Nature Writing

Tony Kelly: July 1974

I wonder if all moths have red eyes? Irrespective of species, it seems, as they cluster on our windows in the night, their eyes shine out like two tiny deep red lamps glowing in the darkness and flashing like jewels in the light of a torch, which most of them appear to ignore, unless their motionlessness is a sign of appreciation of the added brilliance! Some of the smaller moths, the Carpets, are usually very lively and restless and start away when they're approached, even from quite a distance, but the bigger ones, used to relying on their camouflage, are more stolid and easy to capture and bring indoors to identify, where they soon settle down. And most of them, having settled down, show little concern about flight, and so little in fact, that when we return them to the wild on a small piece of card, they're quite content just to remain there, and even when pushed from behind, they will merely walk along, off the card, and onto a wall for flight some hours later or, in some cases, even days later. It's been an unusual and prolific year for moths and there are still a few White Ermines about as well as the giant Poplar Hawk moths; and the brilliant Garden Tiger in black, red and yellow is now quite common among the little Straw Dots and the clumsy Drinkers which crash into our windows. Last night there was a Magpie and a few Antlers, and before that the Large Emerald (not really emerald, but a silky jade green). In the high fields we found a Burnett moth, somewhat removed from its more usual haunts among the sedges and rushes of the waun, and there are Ringlet butterflies and everywhere the Meadow Brown.

The trees begin to look thinner and barer as they do about the time of Mabh's feast and I used to regard this with some apprehension as a sign of an early Autumn and the premature touch of the Haggard One, but it's no such thing, nor ever has been, and there'll be leaves on the trees for a season yet and the breast of the Earth Mother is warm and full. But it's a curious thing and I think it comes about in this way.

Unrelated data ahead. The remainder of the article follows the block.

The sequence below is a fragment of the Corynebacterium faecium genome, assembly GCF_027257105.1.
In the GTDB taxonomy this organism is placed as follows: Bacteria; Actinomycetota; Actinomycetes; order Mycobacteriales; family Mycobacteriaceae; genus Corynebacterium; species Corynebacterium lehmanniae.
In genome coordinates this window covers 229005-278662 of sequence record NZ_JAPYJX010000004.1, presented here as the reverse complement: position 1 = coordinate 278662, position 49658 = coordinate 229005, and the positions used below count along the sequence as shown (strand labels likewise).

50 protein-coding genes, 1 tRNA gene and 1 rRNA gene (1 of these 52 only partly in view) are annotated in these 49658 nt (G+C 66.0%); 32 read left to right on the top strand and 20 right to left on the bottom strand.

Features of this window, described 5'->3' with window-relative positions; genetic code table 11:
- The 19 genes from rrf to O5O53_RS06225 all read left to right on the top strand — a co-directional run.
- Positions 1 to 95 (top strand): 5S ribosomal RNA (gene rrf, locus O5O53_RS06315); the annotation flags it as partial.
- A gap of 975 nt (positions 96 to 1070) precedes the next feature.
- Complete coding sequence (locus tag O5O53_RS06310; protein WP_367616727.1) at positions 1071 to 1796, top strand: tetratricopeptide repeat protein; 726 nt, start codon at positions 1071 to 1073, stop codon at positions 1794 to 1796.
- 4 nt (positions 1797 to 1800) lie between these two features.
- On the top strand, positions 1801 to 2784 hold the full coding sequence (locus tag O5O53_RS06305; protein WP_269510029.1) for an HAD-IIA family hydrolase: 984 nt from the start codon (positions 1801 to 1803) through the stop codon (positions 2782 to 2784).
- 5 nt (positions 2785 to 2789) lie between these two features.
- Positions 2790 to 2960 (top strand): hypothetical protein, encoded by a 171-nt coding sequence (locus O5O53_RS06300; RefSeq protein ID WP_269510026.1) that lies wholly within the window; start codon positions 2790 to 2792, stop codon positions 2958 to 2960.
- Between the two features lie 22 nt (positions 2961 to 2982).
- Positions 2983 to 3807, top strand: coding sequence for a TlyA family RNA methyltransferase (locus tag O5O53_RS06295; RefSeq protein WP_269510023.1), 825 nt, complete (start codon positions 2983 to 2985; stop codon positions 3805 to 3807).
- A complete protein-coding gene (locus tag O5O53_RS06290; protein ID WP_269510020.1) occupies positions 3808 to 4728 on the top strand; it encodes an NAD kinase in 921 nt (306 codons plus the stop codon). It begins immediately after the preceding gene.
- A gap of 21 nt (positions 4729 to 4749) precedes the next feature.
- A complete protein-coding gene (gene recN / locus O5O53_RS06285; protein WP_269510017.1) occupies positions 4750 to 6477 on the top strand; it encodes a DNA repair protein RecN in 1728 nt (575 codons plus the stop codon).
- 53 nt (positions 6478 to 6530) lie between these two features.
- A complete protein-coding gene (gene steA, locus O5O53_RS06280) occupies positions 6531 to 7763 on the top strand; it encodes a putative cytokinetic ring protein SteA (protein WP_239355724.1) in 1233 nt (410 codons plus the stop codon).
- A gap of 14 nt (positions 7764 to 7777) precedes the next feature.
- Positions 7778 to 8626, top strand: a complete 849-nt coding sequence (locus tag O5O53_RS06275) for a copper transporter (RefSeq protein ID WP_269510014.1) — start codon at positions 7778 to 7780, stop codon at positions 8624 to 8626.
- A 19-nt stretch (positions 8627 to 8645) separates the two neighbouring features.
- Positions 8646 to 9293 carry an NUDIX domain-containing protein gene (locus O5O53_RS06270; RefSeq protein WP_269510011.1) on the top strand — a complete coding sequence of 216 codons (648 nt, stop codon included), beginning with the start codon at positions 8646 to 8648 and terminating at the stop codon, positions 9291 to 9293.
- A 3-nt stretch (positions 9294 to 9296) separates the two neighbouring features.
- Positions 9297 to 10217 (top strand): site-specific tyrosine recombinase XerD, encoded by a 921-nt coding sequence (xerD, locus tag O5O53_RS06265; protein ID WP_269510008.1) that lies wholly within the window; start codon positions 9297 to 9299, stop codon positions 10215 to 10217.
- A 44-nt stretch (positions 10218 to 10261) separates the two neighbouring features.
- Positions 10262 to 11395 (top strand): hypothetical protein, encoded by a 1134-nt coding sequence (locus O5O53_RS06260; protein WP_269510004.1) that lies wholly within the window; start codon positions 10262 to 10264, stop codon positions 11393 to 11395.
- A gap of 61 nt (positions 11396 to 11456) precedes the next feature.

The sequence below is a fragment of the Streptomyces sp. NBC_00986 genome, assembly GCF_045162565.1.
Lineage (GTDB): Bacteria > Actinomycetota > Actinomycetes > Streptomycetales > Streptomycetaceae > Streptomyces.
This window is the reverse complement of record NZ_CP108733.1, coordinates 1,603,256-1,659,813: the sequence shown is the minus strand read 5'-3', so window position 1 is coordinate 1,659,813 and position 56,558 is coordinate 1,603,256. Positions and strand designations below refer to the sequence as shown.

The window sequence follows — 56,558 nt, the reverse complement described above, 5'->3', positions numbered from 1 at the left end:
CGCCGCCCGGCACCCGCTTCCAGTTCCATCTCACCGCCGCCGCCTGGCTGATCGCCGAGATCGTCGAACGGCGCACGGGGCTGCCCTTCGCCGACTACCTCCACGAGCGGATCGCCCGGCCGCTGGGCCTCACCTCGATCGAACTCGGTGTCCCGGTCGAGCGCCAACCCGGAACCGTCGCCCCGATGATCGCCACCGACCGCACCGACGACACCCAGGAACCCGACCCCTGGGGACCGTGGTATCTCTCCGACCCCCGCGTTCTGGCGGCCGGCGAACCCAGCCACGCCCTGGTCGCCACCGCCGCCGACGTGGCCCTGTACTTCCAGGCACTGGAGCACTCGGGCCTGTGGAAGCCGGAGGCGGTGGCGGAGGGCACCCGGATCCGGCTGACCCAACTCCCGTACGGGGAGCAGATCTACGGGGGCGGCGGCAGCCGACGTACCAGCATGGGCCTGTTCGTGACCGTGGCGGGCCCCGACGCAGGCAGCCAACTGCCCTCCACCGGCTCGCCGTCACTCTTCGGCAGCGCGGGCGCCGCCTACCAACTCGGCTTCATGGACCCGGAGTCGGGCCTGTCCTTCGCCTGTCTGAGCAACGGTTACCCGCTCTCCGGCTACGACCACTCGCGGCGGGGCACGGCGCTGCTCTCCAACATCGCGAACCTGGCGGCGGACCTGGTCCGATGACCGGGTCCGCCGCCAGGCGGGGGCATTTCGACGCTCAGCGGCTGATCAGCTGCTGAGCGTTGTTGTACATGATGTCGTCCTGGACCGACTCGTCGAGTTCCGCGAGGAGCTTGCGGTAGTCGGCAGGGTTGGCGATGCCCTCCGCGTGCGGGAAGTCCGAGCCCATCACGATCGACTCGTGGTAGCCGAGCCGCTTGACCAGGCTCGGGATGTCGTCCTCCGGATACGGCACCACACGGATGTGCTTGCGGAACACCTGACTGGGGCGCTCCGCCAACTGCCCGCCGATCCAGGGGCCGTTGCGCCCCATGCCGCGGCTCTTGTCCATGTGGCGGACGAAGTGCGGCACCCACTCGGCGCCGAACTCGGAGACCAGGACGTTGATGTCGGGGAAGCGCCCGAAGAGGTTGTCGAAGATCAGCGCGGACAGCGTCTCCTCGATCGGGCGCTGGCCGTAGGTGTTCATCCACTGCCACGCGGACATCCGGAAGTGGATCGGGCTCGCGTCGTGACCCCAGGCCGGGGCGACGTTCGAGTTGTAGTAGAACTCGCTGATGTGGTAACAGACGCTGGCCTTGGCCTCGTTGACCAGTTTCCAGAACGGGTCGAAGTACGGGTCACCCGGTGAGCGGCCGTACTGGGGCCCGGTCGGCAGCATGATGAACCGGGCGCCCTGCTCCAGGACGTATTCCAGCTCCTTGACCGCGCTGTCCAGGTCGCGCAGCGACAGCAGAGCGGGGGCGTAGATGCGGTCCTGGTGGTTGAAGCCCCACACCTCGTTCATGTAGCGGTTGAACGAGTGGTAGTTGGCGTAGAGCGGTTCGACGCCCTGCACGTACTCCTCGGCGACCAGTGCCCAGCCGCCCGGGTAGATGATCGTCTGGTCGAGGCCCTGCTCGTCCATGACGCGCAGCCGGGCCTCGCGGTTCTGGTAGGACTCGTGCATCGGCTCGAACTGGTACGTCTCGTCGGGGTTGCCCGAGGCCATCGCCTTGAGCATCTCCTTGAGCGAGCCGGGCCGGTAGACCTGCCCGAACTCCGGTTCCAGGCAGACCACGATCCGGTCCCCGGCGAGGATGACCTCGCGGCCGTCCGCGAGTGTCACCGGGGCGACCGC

At Bealtaine the once-bare trees are clothed in the small bright green leaves of Spring and they grow dense and bushy, and as the Sun climbs higher the leaves take on the dark green hues of Summer and the shadows grow denser. At Midsummer the leaves seem to reach their maturity with the maturity of the Summer Sun, and then the stems begin to lengthen, possibly to carry the now densely-clustered leaves upward and outward into the light, and it's probably this lengthening of the stems which opens the leaves out and gives them a lighter, barer aspect. But the new stems bear new leaves which quickly open and expose the brown and red glows of their newness, and this is especially noticeable in the garden where a surplus 500 oak trees await Autumn planting. A few moons ago, their green leaves were covered in the massed blue of the wild forget-me-not flowers which invaded the newly cultivated earth, and more recently overlapped by the taller stems and yellow flowers of the Corn Sowthistle and Nipplewort and the violet spikes of the Woundwort. But now the oaks are growing and the great drift of bright forget-me-not blue is interspersed with the deep red glow of the emerging clusters of newly unfolding oak leaves.

Deep in the grasses the wild flowers grow, the deep blue Self-heal and brighter blue Tufted Vetch, yellow flowered Bird's-foot Trefoil and Meadow Vetchling, foxgloves tall in the hedges and under the trees, and Broad-leaved Willow Herb in the waste places. There's white clover and red, blackberries in flower, pink Dog Roses flowering in the hedgerows and the sweetly scented white Trailing Roses in the shady places by the streams and under the trees. There are blossoms too on the Elder Trees though many of the flowers are spent and the ovaries, green and tiny, are beginning to swell on the way to becoming the shiny black berries that will later hang on the trees in their clustered thousands.

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